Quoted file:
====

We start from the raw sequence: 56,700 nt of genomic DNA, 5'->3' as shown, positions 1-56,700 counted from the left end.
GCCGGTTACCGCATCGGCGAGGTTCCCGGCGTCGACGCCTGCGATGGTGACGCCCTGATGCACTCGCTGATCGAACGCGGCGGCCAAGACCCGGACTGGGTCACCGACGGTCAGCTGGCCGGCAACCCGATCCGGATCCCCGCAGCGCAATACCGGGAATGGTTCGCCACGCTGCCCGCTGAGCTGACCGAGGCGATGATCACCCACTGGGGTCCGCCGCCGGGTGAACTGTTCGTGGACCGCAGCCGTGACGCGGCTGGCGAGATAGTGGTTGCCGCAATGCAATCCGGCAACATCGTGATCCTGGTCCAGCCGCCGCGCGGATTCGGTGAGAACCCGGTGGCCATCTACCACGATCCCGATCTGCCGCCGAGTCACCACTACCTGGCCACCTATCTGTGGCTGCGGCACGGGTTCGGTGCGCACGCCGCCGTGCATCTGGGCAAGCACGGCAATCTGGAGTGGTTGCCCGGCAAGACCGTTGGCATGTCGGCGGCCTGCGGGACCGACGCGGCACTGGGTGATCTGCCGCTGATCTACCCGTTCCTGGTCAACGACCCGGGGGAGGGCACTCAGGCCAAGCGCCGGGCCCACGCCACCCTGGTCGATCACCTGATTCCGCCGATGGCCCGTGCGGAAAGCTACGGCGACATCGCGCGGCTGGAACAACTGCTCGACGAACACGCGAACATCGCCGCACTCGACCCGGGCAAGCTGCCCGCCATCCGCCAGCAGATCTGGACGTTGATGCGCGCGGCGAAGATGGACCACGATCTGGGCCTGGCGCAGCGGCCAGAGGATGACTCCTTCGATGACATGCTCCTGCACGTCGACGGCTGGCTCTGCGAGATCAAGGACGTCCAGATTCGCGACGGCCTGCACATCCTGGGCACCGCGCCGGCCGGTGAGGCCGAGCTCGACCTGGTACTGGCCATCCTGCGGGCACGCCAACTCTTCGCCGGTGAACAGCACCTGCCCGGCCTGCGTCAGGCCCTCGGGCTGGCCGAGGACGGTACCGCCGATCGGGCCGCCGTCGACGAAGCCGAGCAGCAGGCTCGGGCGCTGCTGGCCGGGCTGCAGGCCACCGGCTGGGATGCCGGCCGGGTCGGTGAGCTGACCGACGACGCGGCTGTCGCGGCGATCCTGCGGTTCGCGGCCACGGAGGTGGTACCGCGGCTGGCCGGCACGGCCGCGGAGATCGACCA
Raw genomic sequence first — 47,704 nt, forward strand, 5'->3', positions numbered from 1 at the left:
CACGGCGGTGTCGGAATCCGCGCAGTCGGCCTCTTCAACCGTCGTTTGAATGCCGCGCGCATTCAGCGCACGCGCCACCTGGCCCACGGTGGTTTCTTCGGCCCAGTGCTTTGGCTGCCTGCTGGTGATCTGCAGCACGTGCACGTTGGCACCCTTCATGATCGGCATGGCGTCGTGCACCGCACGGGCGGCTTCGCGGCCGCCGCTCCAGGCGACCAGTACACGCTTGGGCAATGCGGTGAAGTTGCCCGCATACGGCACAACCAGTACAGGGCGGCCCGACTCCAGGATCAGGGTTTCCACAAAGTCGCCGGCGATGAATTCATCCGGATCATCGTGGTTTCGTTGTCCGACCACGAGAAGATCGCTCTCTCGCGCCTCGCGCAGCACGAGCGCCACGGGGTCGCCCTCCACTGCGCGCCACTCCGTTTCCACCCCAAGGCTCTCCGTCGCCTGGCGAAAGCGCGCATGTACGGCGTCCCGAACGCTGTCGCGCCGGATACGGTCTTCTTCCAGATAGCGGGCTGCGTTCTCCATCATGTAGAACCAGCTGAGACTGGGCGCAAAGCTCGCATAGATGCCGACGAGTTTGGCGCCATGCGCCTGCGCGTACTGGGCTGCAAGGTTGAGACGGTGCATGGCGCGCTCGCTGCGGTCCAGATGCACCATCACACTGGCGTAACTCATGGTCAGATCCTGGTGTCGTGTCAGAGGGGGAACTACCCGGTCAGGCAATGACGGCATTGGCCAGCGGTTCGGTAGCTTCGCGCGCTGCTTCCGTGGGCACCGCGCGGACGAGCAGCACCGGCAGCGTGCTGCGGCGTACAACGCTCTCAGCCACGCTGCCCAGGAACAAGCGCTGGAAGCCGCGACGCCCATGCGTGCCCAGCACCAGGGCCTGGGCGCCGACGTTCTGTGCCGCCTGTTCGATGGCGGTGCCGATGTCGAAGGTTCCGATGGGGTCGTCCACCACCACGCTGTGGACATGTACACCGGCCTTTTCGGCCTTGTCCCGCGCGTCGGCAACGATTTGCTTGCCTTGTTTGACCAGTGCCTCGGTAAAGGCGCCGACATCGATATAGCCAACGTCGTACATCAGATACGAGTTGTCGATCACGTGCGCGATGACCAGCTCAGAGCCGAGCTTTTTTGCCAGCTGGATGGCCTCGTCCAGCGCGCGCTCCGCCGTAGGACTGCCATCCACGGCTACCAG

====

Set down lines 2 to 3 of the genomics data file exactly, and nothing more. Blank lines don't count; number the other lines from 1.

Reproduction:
GCCGGTTACCGCATCGGCGAGGTTCCCGGCGTCGACGCCTGCGATGGTGACGCCCTGATGCACTCGCTGATCGAACGCGGCGGCCAAGACCCGGACTGGGTCACCGACGGTCAGCTGGCCGGCAACCCGATCCGGATCCCCGCAGCGCAATACCGGGAATGGTTCGCCACGCTGCCCGCTGAGCTGACCGAGGCGATGATCACCCACTGGGGTCCGCCGCCGGGTGAACTGTTCGTGGACCGCAGCCGTGACGCGGCTGGCGAGATAGTGGTTGCCGCAATGCAATCCGGCAACATCGTGATCCTGGTCCAGCCGCCGCGCGGATTCGGTGAGAACCCGGTGGCCATCTACCACGATCCCGATCTGCCGCCGAGTCACCACTACCTGGCCACCTATCTGTGGCTGCGGCACGGGTTCGGTGCGCACGCCGCCGTGCATCTGGGCAAGCACGGCAATCTGGAGTGGTTGCCCGGCAAGACCGTTGGCATGTCGGCGGCCTGCGGGACCGACGCGGCACTGGGTGATCTGCCGCTGATCTACCCGTTCCTGGTCAACGACCCGGGGGAGGGCACTCAGGCCAAGCGCCGGGCCCACGCCACCCTGGTCGATCACCTGATTCCGCCGATGGCCCGTGCGGAAAGCTACGGCGACATCGCGCGGCTGGAACAACTGCTCGACGAACACGCGAACATCGCCGCACTCGACCCGGGCAAGCTGCCCGCCATCCGCCAGCAGATCTGGACGTTGATGCGCGCGGCGAAGATGGACCACGATCTGGGCCTGGCGCAGCGGCCAGAGGATGACTCCTTCGATGACATGCTCCTGCACGTCGACGGCTGGCTCTGCGAGATCAAGGACGTCCAGATTCGCGACGGCCTGCACATCCTGGGCACCGCGCCGGCCGGTGAGGCCGAGCTCGACCTGGTACTGGCCATCCTGCGGGCACGCCAACTCTTCGCCGGTGAACAGCACCTGCCCGGCCTGCGTCAGGCCCTCGGGCTGGCCGAGGACGGTACCGCCGATCGGGCCGCCGTCGACGAAGCCGAGCAGCAGGCTCGGGCGCTGCTGGCCGGGCTGCAGGCCACCGGCTGGGATGCCGGCCGGGTCGGTGAGCTGACCGACGACGCGGCTGTCGCGGCGATCCTGCGGTTCGCGGCCACGGAGGTGGTACCGCGGCTGGCCGGCACGGCCGCGGAGATCGACCA
Raw genomic sequence first — 47,704 nt, forward strand, 5'->3', positions numbered from 1 at the left: